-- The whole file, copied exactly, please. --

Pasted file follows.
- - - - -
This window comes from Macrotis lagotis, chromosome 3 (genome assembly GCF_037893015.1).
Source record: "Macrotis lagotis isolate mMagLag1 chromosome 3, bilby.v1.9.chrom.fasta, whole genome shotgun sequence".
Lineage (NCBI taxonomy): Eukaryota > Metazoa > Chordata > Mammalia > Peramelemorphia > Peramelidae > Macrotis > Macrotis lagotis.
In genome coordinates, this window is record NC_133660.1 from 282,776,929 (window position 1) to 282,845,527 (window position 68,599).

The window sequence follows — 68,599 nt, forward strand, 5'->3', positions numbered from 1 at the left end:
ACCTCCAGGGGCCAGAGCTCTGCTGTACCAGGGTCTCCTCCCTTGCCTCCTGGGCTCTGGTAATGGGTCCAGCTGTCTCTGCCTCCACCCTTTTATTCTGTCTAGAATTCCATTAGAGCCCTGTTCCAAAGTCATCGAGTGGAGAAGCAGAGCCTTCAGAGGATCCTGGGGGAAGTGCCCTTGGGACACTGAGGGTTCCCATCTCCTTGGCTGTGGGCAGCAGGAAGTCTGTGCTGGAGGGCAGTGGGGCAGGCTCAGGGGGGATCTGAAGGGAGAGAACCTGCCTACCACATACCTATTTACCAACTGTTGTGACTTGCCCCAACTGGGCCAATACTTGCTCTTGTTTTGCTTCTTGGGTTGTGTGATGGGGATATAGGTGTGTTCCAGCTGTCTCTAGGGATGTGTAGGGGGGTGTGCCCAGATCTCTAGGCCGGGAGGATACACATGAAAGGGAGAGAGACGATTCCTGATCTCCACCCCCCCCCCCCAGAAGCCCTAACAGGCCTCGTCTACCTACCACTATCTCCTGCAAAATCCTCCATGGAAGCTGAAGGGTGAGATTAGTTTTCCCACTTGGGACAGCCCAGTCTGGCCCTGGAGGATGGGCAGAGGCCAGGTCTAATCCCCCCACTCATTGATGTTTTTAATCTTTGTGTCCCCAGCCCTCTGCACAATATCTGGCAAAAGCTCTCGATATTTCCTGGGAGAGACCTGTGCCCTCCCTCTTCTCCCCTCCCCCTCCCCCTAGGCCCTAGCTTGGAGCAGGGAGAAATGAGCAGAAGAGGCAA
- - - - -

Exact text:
This window comes from Macrotis lagotis, chromosome 3 (genome assembly GCF_037893015.1).
Source record: "Macrotis lagotis isolate mMagLag1 chromosome 3, bilby.v1.9.chrom.fasta, whole genome shotgun sequence".
Lineage (NCBI taxonomy): Eukaryota > Metazoa > Chordata > Mammalia > Peramelemorphia > Peramelidae > Macrotis > Macrotis lagotis.
In genome coordinates, this window is record NC_133660.1 from 282,776,929 (window position 1) to 282,845,527 (window position 68,599).

The window sequence follows — 68,599 nt, forward strand, 5'->3', positions numbered from 1 at the left end:
ACCTCCAGGGGCCAGAGCTCTGCTGTACCAGGGTCTCCTCCCTTGCCTCCTGGGCTCTGGTAATGGGTCCAGCTGTCTCTGCCTCCACCCTTTTATTCTGTCTAGAATTCCATTAGAGCCCTGTTCCAAAGTCATCGAGTGGAGAAGCAGAGCCTTCAGAGGATCCTGGGGGAAGTGCCCTTGGGACACTGAGGGTTCCCATCTCCTTGGCTGTGGGCAGCAGGAAGTCTGTGCTGGAGGGCAGTGGGGCAGGCTCAGGGGGGATCTGAAGGGAGAGAACCTGCCTACCACATACCTATTTACCAACTGTTGTGACTTGCCCCAACTGGGCCAATACTTGCTCTTGTTTTGCTTCTTGGGTTGTGTGATGGGGATATAGGTGTGTTCCAGCTGTCTCTAGGGATGTGTAGGGGGGTGTGCCCAGATCTCTAGGCCGGGAGGATACACATGAAAGGGAGAGAGACGATTCCTGATCTCCACCCCCCCCCCCCAGAAGCCCTAACAGGCCTCGTCTACCTACCACTATCTCCTGCAAAATCCTCCATGGAAGCTGAAGGGTGAGATTAGTTTTCCCACTTGGGACAGCCCAGTCTGGCCCTGGAGGATGGGCAGAGGCCAGGTCTAATCCCCCCACTCATTGATGTTTTTAATCTTTGTGTCCCCAGCCCTCTGCACAATATCTGGCAAAAGCTCTCGATATTTCCTGGGAGAGACCTGTGCCCTCCCTCTTCTCCCCTCCCCCTCCCCCTAGGCCCTAGCTTGGAGCAGGGAGAAATGAGCAGAAGAGGCAA